Photo by Daniel Johanson, Pictured: Sam Attaguile at New Brew Chicago 4: The Brewening
On Tuesday February 27th, New Brew Chicago, an offshoot of Opera on Tap Chicago, performed the work “Kim” from Dana Kaufman’s Cycle Kardashian. The work was performed by Sam Attaguile, and closed out the night.
Scapi Magazine had the chance to sit down with the composer back in December to talk about the work as a whole.
“The inspiration for the opera, or some of the inspiration came from Cycle Kardashian which is a shorter song cycle about the Kardashians and that was that came out of a commission from OperaRox productions in New York and premiered in June at New York Opera Fest,” Kaufman said. “So, it’s been a lot of fun, I’m working with an absolutely phenomenal librettist named Tom Swift based in Dublin, Ireland.”
Kaufman’s work is in this vein is not limited to this cycle. It has also inspired a complete opera about the Kardashians.
“For my doctoral dissertation in music composition at University of Miami Frost School of Music I’m writing a one-act opera, Opera Kardashian that is about tragedy and the human condition as told through the Kardashians,” Kaufman said. “Opera Kardashian will be workshopped by University of Miami Frost Opera theater, and Alan Johnson and Ensemble Ibis, which is the contemporary music ensemble at the Frost School of Music directed by Shawn Crouch, and that will happen April 23-27, 2018.”
The work quickly became a well of inspiration for Kaufman, the show Keeping Up with The Kardashians spans 13 seasons alone, with each season containing 12-20 episodes each.
“When I think about the Kardashian’s, beyond the glitz and the glam, and the plastic surgery, and all the Tabloid nonsense, there’s a lot of tragedy and a lot of issues that we face as human beings, even if we don’t have her own reality shows,” Kaufman said. “Death, Divorce, Gender Dysphoria, Addiction, all kinds of issues that people face and I think ultimately this opera has ultimately been about the lives primarily of Kim Kardashian and Caitlin Jenner and looking into what they have experienced just as you would in any other opera character.”
Using pop culture as source material for a ‘classical’ work is not a new practice, but it runs contrary to the practices of most major insitutions. Kaufman feels that there is an audience where these two interests meet.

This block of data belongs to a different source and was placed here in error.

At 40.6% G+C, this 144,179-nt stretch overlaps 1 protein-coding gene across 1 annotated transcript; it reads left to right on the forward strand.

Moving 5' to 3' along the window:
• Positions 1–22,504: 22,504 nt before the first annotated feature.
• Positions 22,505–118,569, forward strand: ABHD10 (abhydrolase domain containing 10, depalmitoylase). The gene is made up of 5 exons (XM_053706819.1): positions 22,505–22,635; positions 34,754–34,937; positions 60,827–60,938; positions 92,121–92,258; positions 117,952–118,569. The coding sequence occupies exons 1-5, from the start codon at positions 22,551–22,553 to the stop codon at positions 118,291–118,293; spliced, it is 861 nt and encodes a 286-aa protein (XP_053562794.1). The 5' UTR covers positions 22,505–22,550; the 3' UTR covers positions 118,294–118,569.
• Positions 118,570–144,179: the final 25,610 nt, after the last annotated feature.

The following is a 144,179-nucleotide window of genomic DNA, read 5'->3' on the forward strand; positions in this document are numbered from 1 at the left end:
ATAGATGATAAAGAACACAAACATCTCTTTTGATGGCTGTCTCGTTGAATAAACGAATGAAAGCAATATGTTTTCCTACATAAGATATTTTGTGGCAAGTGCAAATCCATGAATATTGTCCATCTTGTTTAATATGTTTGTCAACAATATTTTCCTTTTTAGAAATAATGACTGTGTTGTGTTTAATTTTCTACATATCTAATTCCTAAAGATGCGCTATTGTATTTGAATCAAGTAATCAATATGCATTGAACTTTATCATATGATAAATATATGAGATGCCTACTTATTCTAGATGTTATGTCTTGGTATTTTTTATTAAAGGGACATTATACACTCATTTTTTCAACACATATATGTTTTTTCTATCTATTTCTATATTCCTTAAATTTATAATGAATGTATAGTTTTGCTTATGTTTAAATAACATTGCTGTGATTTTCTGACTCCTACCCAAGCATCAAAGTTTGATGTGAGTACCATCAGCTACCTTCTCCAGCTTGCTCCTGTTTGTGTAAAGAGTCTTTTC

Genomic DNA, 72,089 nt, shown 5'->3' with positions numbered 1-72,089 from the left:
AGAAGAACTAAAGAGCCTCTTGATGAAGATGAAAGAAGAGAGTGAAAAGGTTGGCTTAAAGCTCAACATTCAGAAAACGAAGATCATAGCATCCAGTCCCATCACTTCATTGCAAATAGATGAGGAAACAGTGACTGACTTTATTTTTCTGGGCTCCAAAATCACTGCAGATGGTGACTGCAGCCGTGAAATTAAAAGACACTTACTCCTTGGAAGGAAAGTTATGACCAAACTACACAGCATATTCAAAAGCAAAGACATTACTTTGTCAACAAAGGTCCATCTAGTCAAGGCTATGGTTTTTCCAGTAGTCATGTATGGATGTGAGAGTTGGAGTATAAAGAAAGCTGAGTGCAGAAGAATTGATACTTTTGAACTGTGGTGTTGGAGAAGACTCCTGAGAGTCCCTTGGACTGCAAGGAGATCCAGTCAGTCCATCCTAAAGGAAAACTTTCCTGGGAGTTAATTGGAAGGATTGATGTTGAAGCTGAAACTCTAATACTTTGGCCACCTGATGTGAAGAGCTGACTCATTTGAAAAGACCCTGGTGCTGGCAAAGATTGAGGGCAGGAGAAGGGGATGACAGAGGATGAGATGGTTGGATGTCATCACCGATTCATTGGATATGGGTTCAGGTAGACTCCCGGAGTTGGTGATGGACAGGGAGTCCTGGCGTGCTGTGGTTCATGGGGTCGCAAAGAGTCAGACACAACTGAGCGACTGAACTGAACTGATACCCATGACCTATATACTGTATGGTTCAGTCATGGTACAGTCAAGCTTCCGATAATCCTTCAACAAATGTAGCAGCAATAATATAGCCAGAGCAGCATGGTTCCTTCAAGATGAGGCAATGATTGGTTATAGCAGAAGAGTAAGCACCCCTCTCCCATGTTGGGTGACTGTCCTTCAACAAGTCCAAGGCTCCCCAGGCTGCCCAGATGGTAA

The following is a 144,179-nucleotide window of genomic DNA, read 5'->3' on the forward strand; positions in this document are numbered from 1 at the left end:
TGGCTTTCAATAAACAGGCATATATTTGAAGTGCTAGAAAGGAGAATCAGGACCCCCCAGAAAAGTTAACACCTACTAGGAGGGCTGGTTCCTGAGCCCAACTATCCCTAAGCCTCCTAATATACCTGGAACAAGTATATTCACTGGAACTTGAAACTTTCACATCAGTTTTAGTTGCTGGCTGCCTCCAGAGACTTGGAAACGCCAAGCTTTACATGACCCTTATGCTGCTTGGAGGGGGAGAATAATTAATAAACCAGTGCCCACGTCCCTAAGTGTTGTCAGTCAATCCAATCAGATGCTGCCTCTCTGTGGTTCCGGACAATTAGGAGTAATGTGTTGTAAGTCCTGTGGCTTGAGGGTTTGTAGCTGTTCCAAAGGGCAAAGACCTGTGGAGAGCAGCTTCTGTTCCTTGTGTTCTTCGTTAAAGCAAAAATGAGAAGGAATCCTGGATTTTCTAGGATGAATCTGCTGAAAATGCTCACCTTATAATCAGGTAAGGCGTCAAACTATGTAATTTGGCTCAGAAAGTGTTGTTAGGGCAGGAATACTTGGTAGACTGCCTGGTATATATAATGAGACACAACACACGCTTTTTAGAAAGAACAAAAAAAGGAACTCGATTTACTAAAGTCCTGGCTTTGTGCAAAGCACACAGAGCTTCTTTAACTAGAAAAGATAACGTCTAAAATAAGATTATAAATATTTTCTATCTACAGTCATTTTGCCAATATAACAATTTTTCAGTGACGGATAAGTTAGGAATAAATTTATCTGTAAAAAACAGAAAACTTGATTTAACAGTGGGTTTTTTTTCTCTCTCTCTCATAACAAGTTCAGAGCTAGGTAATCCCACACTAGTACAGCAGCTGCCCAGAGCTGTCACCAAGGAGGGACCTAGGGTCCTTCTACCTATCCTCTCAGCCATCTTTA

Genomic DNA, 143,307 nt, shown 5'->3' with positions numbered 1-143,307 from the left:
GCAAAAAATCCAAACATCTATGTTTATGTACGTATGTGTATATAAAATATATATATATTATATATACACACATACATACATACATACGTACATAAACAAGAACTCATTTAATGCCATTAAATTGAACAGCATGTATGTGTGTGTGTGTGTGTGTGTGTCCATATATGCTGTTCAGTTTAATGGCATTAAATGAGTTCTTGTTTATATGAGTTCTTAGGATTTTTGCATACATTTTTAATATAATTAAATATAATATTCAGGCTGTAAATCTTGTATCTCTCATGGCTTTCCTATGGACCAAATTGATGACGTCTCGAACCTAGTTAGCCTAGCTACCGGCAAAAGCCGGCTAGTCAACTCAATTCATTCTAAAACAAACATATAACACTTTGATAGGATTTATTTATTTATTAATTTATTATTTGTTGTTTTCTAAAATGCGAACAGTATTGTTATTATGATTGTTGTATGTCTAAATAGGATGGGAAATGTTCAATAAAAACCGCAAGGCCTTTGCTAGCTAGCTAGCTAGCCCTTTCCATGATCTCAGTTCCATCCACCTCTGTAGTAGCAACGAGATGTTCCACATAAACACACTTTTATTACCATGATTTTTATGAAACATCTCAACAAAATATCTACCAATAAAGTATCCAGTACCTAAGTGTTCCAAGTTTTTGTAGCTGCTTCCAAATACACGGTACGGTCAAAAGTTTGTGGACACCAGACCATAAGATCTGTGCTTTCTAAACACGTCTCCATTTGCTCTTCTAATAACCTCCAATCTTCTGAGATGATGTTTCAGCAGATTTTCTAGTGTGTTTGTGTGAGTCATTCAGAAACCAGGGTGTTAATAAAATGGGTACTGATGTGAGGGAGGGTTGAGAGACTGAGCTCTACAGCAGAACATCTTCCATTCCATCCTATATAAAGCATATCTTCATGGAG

“I actually think it’s going to become a more popular trend [to use pop-culture source material,] and there have been several operas about pop culture that have been successful, like The Jerry Springer Opera, the Anna Nicole Opera,” Kaufman said. “I think now is the time to write Opera and now is the time to feature whatever subject you want, because I think there are really open-minded audiences out there, and there are people hungry for topics that are really relevant to them.”
The timing of Kaufman’s work coincided with a major shift in the Kardashian family, the coming out of Caitlin Jenner as a trans woman, who in the canon of the show was the gender-normative patriarch Bruce.
“When I first had the idea for this opera, Caitlin had not yet come out as a trans woman so I had imagined the character of who people refer to as Bruce as part of the opera,” Kaufman said. “[I had thought of] This macho Olympic athlete, so as I was thinking more and more about the topic and as Caitlin transitioned I thought, ‘this has to be a trans character on stage.'”
Kaufman has made it very clear that the role would be exclusively played by people that identify as transgender. This would be the first known opera to establish that guideline.
“It was actually the idea of Alan Johnson that this really needs to be a role performed exclusively by trans women,” Kaufman said. “I think Opera is ingrained in such a long history of Orientalism, blackface, sexism, you name it, and I don’t want to be a part of that. It is time for a trans woman to be performed by a trans woman.”
Kaufman has done extensive consideration to make this happen, especially considering her own identity and that this was a shift from how she had originally conceived the work.
“I’ve been doing my absolute best to do research, I’ve spoken with several trans women opera singers, vocal pedagogues who work with trans singers, a choir director works with trans singers, and just doing as much research as I can so that I can create the role in the most politically sensitive and, frankly, biographical light,” Kaufman said.
“The librettist with whom I’m collaborating with, Tom Swift and I are both identify as cisgender, meaning that we identify with our assigned gender at birth so no matter how much research we do, how many people we interview, how much we read, how much we watch on TV, we will never, ever, have a full understanding of trans triumphs, struggles, tragedies, and we are not qualifed to create this role because we don’t have an understanding of that experience,” Kaufman said.
Here’s a photo of the entire program from New Brew 4: The Brewening
Daniel Johanson (he/him) is a journalist and digital media specialist living in Chicago, Illinois. He serves as Editor-in-Chief at Scapi and in that capacity manages all things content, including writing and editing articles and producing digital content. His most recent work includes the docuseries Heart of a Nation: Tracking Socialism in the Midwest and co-hosting the podcast Scapi Radio. He spends his free time with cats.